As the old gods awaken and satrapies splinter, the Chromeria races to find the only man who might still end a civil war before it engulfs the known world. But Gavin Guile has been captured by an old enemy and enslaved on a pirate galley. Worse still, Gavin has lost more than his powers as Prism - he can't use magic at all.
Without the protection of his father, Kip Guile will face a master of shadows as his grandfather moves to choose a new Prism and put himself in power. With Teia and Karris, Kip will have to use all his wits to survive a secret war between noble houses, religious factions, rebels, and an ascendant order of hidden assassins called The Broken Eye.
©2014 Brent Weeks (P)2014 Hachette Audio
Brent Weeks is by far my favourite author and this is currently the most memorable installment of this saga. Full of plot twists and very clever writing. You need this book in your life!
You can't help but like the universe, Brent Weeks is padding out in this volume.
Good characters and an interesting approach to fantasy fiction, with the only real weakness being instances of poorly edited repetition and the odd overly self indulgent, hammy internal monologue.
Sitting in the same tier as Raymond Feist (though he is arguably more imaginative), Weeks produces highly enjoyable romps that you don't have to think too much about.
Andross Guile is a great character for Simon Vance's vocal range. As a narrator, he often plays people with a voice too mature for their associated age group, but given that Andross is a ruthless octogenarian, Vance nails it with aplomb.
Not as good as the Night Angel Trilogy, but inventive and worth a look.
Now that was a roller coaster ride of character development, action and great story telling. My only complaint is now having to wait for the next two books to see how this adventure ends.
I so enjoyed this book. After the other two in the series so far this just kept ratcheting up the tension whilst still satisfying with fabulous plot. When I think of why I enjoy this more than other fantasy epics like the way of kings and such it's because it is so colourful. Sure the plot is based on colour, but I mean the world and the characters are so vivid and colourful. This series has become a firm favourite just narrrowly beating the peer v Brett painted man series to top spot. Mr Weeks, I salute you.
The narration is definitely among some of the best I have come across in my audible journey - not overly dramatic but well rounded. Adding to the story rather than diminishing or just being a neutral element. I haven't give the narration 5 stars simply because the writing got 5 and I had to scale down a little from that.
Good story has grown stronger as the series progresses. The magical system is now clearer, as are the main protagonists. Simon Vance makes the audio book worthwhile with good characterization.
Story keeps getting better. I was almost unable to pause this book.
Fantastic that the hero keeps threading his own toes.
27 hours - where to start? The characters are what makes the books good. So often you get dull or stupid characters, which lead often to dull or simple plots. The characters in these books are smart, even when they do something dumb or miss something you think they shouldn't miss.
You will love or hate the characters, but even those you hate you will respect and even admire them some aspect of them. And these characters lead to a rich, intelligent world of love, intrigue and political wrangling. All to the backdrop of a savage war that still rumbles at a distance to the heart of power, but is rapidly pulling the rest of the wold into a war that is trying to reshape the world and bring back the old gods themselves.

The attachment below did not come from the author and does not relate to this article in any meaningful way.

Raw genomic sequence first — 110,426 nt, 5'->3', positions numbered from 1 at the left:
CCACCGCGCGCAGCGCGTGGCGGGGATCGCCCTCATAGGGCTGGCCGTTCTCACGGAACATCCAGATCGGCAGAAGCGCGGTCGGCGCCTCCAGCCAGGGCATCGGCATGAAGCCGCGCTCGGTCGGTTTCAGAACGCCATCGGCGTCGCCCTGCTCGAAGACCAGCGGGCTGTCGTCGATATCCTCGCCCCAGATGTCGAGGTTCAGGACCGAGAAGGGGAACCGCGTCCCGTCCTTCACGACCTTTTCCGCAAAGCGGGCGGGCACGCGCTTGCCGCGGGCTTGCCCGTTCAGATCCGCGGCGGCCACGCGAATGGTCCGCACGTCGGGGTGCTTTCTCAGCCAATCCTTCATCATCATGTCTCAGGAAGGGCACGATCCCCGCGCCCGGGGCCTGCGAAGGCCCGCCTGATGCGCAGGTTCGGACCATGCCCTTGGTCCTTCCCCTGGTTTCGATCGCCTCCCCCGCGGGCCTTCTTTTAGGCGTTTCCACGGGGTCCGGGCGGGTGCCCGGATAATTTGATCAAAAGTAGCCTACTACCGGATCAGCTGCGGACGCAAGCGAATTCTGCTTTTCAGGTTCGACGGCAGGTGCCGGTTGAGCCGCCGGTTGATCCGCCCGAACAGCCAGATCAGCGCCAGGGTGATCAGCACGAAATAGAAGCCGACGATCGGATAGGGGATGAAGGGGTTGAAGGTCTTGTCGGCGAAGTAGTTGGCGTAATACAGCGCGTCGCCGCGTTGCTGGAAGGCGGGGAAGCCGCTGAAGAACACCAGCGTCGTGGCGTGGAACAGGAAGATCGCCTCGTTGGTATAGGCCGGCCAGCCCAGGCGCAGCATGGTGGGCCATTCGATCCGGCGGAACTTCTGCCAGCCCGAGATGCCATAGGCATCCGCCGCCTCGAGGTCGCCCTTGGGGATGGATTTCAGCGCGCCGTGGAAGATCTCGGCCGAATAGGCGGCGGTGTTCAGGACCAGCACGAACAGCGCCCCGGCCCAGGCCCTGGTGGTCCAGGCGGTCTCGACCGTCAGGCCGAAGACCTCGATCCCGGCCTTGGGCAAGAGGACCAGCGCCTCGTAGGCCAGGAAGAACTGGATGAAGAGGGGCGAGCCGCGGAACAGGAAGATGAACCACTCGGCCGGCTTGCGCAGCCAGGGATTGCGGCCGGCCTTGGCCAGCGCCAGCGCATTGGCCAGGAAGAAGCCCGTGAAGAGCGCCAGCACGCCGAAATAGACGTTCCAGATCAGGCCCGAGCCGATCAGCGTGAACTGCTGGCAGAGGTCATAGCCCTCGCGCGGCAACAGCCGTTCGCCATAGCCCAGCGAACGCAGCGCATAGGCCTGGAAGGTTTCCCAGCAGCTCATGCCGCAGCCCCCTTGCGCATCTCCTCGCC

Kip is my favourite character this this book, though the list could be long as their are so many good, well-rounded characters to choose from. I think I like Kip because he is a flawed hero. A fat kid thrown not into the deep end of a swimming pool, but into a furnace. The challenge come out tempered steel in body and mind or die to the fire.
I don't think listening brings more to a book over reading it other than letting you sink into the story. It's why an audio book can suffer horribly if the narration is bad and grates you out of the world. And this is not the case at all here.
It made me laugh and cry certainly. Laugh more than cry if I'm honest. In fact I only cried once and that was actually in the epilogue of all places. I do think some of the losses in the book could have been less glossed over, and the fact the one in the epilogue wasn't is why it finally was the one to squeeze some tears out of a guy that isn't a crier.
If you need more comments. Quite simply I love Brent weeks and his work ever since my mother bought me the Night Angel trilogy, and this series is better by far. The writing is better, the plots deeper and the characters smarter by far. Do yourself a favour, if you are a fan of fantasy read this series, you won't regret it. Oh, and I hope one day to see the Nine Kings game.
Oh, you've just got to read this series! Absolutely recommend it! It starts off good and just gets better
"The series is just getting better."
The story is fscinating and engaging. And the narrator breathes life to it! Well done!
The Broken Eye is absolutely awesome. Andross' manipulations start coming to fruition, the white is combating those manipulations, Gavin Guile is held prisoner and believed dead by many, Teia has become a spy, and Kip is making deals with his grandfather. Simon Vance does a great job with the narration making The Broken Eye by Brent Weeks more awesome, if that is even possible.
Report Inappropriate Content
If you find this review inappropriate and think it should be removed from our site, let us know. This report will be reviewed by Audible and we will take appropriate action.